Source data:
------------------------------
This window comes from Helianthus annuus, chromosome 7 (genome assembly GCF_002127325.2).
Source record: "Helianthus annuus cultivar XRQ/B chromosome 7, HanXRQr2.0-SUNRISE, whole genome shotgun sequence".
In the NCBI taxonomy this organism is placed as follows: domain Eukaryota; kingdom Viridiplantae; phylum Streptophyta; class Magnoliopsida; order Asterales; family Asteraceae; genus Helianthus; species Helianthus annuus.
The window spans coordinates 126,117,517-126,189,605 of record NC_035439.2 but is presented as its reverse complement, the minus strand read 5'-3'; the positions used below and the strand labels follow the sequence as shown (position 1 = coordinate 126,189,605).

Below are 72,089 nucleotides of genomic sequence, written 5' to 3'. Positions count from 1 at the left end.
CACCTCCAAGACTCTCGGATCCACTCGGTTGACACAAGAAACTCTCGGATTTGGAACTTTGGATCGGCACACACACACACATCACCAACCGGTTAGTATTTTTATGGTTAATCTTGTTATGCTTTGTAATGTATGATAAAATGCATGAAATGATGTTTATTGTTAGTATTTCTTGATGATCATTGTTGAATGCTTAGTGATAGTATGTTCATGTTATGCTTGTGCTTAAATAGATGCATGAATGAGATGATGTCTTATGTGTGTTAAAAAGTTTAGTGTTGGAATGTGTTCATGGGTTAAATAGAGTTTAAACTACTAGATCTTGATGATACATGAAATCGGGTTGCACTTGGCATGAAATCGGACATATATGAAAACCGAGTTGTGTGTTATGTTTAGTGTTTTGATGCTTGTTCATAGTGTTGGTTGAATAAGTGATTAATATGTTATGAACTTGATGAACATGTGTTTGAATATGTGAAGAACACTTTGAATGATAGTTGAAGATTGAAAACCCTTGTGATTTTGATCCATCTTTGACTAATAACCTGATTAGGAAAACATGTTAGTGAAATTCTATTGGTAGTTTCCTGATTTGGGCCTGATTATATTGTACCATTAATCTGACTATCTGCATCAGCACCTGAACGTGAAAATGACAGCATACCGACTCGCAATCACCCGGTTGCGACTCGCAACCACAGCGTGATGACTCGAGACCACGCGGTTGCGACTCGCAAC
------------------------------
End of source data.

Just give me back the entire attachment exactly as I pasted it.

This window comes from Helianthus annuus, chromosome 7 (genome assembly GCF_002127325.2).
Source record: "Helianthus annuus cultivar XRQ/B chromosome 7, HanXRQr2.0-SUNRISE, whole genome shotgun sequence".
In the NCBI taxonomy this organism is placed as follows: domain Eukaryota; kingdom Viridiplantae; phylum Streptophyta; class Magnoliopsida; order Asterales; family Asteraceae; genus Helianthus; species Helianthus annuus.
The window spans coordinates 126,117,517-126,189,605 of record NC_035439.2 but is presented as its reverse complement, the minus strand read 5'-3'; the positions used below and the strand labels follow the sequence as shown (position 1 = coordinate 126,189,605).

Below are 72,089 nucleotides of genomic sequence, written 5' to 3'. Positions count from 1 at the left end.
CACCTCCAAGACTCTCGGATCCACTCGGTTGACACAAGAAACTCTCGGATTTGGAACTTTGGATCGGCACACACACACACATCACCAACCGGTTAGTATTTTTATGGTTAATCTTGTTATGCTTTGTAATGTATGATAAAATGCATGAAATGATGTTTATTGTTAGTATTTCTTGATGATCATTGTTGAATGCTTAGTGATAGTATGTTCATGTTATGCTTGTGCTTAAATAGATGCATGAATGAGATGATGTCTTATGTGTGTTAAAAAGTTTAGTGTTGGAATGTGTTCATGGGTTAAATAGAGTTTAAACTACTAGATCTTGATGATACATGAAATCGGGTTGCACTTGGCATGAAATCGGACATATATGAAAACCGAGTTGTGTGTTATGTTTAGTGTTTTGATGCTTGTTCATAGTGTTGGTTGAATAAGTGATTAATATGTTATGAACTTGATGAACATGTGTTTGAATATGTGAAGAACACTTTGAATGATAGTTGAAGATTGAAAACCCTTGTGATTTTGATCCATCTTTGACTAATAACCTGATTAGGAAAACATGTTAGTGAAATTCTATTGGTAGTTTCCTGATTTGGGCCTGATTATATTGTACCATTAATCTGACTATCTGCATCAGCACCTGAACGTGAAAATGACAGCATACCGACTCGCAATCACCCGGTTGCGACTCGCAACCACAGCGTGATGACTCGAGACCACGCGGTTGCGACTCGCAAC